Every travel writer wants to tell you she has a secret Paris destination that none of the other 70 million tourists a year have heard of. Well, that’s exactly what I’m going to tell you! If you think it’s time to find one memorable little museum where you don’t have to stand in line in the drizzle of winter or the sizzle of summer, follow me to the heart of the Marais where you will be miraculously alone in the MUSEUM OF HUNTING AND NATURE (MUSEE DE LA CHASSE ET DE LA NATURE) http://www.chassenature.org – 62, rue des Archives – 75003 Paris.
You’ll find the collection at the Museum of Hunting and Nature either breathtakingly politically incorrect, or the most delirious endorsement for the right to bear arms and celebrate man’s dominion over animals. This museum has the allure of being both serious about an ancient French tradition and lightheartedly kitschy at the same time.
The museum was founded by François and Jacqueline Sommer, passionate hunters who donated their antique firearms, trophy animals, hunting themed paintings, tapestries, furniture and ceramics to the Republic in 1967. They were fortunate to have it all housed in a dazzling building designed by Mansart in 1651 for Louis XIV’s secretary and bought by Andre Malraux in 1962 for the city of Paris.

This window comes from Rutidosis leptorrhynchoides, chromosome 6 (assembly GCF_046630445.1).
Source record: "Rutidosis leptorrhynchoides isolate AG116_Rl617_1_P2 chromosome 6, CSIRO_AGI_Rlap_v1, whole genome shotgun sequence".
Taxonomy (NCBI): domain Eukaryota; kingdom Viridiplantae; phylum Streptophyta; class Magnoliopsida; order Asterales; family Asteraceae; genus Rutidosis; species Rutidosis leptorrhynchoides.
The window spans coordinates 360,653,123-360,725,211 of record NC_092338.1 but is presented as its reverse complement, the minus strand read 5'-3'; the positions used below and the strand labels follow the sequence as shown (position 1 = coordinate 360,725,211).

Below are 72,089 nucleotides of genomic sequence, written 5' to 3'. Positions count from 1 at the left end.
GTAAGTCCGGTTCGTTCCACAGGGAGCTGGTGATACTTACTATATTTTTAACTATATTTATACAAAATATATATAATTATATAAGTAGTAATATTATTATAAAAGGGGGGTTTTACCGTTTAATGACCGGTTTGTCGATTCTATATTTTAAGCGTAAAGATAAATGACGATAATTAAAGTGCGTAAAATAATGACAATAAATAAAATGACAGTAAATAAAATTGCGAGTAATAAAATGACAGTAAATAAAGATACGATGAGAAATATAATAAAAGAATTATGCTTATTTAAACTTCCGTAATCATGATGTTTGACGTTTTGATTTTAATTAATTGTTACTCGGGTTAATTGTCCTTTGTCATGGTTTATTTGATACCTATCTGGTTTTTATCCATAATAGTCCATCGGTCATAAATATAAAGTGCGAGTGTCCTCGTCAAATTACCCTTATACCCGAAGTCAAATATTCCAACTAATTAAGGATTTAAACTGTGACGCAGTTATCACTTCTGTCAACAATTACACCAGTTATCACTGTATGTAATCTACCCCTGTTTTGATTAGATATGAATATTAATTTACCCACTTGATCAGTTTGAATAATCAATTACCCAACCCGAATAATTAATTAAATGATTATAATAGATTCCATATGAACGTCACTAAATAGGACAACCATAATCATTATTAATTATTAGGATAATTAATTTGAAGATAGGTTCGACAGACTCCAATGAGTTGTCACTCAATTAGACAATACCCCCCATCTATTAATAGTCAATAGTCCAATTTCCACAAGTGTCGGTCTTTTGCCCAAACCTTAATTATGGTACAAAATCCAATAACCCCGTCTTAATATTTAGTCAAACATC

If the caves at Chauvet and Lascaux are any indication, the French have always been thrilled by the “kill or be killed” culture of the hunt. They were the world’s most eminent Paleolithic hunters and Paleolithic artists, so the Musée de la Chasse et de la Nature is just an extension of the enduring French enthusiasm for animal art.
The museum itself is designed as a cabinet of curiosities with an infinity of drawers and shelves inviting you to snoop. You can sort through brass and silver hunting buttons, knives, pistols, drawings, and bits of hunting fashions.
Every year a different artist is invited to “take possession of the museum” and follow his/her own animal instincts. This year it was François Pétrovitch whose whimsy lifted the occasionally morbid atmosphere of the collection.
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After the thrill of the kill we opted for a nice, neutral vegetarian meal around the corner at CAFE BREIZH (mentioned in blogpost “Under Paris Skies” ). A marvelous alcoholic Normandie cider will help you forget about staging a P.E.T.A. intervention at the museum.